Are artificial, synthetic greens the way of the future for country clubs?
It’s easy to forget how hard it can be living in the country in Australia and when it comes to golf, us city folk would have a hard time recognising some of the golf courses.
Port Pirie sits on the Spencer Gulf about two-and-a-half hours north of Adelaide and due to a combination of a lack of water and high salinity, the Port Pirie Golf Club has struggled to keep their course green, let alone playable.
At a cost of $25,000 the club has recently replaced the old 18th sand green with an synthetic grass green and after some initial skepticism, the members are now loving it.
Port Pirie GC club had to drop their grass greens many years ago due to a short supply of water and the cost per litre being too great. Any thoughts of using recycled water were quickly dismissed as half of the town’s pipes are so old they suck in the surrounding salt water.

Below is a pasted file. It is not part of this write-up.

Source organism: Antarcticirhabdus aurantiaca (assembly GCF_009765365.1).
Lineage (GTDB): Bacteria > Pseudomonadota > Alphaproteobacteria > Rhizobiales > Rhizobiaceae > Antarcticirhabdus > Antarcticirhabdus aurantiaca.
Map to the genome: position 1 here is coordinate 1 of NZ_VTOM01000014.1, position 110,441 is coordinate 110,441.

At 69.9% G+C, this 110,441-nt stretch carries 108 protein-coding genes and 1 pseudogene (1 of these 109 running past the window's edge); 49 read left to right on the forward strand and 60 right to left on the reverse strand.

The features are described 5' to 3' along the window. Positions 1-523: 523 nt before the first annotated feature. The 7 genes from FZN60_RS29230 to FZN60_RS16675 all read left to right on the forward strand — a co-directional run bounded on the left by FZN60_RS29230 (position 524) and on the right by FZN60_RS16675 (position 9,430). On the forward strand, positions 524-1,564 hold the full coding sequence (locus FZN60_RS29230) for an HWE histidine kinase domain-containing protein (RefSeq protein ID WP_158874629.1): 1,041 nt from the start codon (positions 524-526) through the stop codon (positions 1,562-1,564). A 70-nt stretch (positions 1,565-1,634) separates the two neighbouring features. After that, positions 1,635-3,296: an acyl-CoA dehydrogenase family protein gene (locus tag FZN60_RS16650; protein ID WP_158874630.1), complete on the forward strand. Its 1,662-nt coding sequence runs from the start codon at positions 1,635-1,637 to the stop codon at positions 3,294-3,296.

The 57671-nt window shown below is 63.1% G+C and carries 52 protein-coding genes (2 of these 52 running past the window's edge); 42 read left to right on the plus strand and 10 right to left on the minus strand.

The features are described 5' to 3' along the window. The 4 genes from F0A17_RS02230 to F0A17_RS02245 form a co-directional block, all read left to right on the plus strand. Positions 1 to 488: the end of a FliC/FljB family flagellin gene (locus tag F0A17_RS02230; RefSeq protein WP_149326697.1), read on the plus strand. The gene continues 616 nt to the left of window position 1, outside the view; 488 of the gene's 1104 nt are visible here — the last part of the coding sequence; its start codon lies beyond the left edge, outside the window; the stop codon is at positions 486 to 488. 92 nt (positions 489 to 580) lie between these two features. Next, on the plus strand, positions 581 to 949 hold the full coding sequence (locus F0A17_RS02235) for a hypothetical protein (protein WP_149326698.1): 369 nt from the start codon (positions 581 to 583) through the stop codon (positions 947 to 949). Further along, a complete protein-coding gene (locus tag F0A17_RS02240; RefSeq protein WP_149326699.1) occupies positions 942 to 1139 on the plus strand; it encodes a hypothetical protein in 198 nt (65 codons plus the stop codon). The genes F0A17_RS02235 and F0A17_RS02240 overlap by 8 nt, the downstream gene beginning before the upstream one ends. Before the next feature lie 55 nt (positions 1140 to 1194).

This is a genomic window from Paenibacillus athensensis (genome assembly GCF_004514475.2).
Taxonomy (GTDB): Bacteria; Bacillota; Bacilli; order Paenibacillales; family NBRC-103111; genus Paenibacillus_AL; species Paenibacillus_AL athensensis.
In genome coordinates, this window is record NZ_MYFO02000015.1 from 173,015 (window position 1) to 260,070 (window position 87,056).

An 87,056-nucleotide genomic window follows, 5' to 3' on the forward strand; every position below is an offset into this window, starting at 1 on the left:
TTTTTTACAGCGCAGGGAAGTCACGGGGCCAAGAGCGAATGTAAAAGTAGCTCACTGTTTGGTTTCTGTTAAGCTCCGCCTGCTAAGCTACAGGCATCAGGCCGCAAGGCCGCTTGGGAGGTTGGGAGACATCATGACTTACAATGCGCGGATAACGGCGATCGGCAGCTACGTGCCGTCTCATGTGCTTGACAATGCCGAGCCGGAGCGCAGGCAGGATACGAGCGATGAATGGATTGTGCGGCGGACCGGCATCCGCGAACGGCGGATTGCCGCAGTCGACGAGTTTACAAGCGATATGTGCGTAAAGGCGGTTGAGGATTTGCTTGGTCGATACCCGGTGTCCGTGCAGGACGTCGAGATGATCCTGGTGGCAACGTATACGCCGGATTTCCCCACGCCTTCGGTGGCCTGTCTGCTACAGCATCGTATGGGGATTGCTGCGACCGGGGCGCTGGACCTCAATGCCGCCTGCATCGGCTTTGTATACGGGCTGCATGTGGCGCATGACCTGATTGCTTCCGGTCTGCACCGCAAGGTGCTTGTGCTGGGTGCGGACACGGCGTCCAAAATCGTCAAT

The remaining 17 greens have a crushed marble surface (like the one below) as the club cannot use black slag/oil greens any more, so it’s not surprising the club would now love to switch all of their greens to a synthetic surface.
You only have to wander down the artificial turf aisle at Bunnings to know that synthetic grass has come a long way in recent years. No longer do they deteriorate to rock hard surfaces within a few months; they now manage to take a bit of spin and form a reasonably true putting surface.
By all reports the new artificial green plays well at Port Perie GC, and while the synthetic greens are expensive it must be a vastly superior playing experience to the marble-top greens and would save loads of money on water and maintenance.
Perhaps this is the way of the future for country clubs across Australia? It might be an option for a few golf clubs in the city too.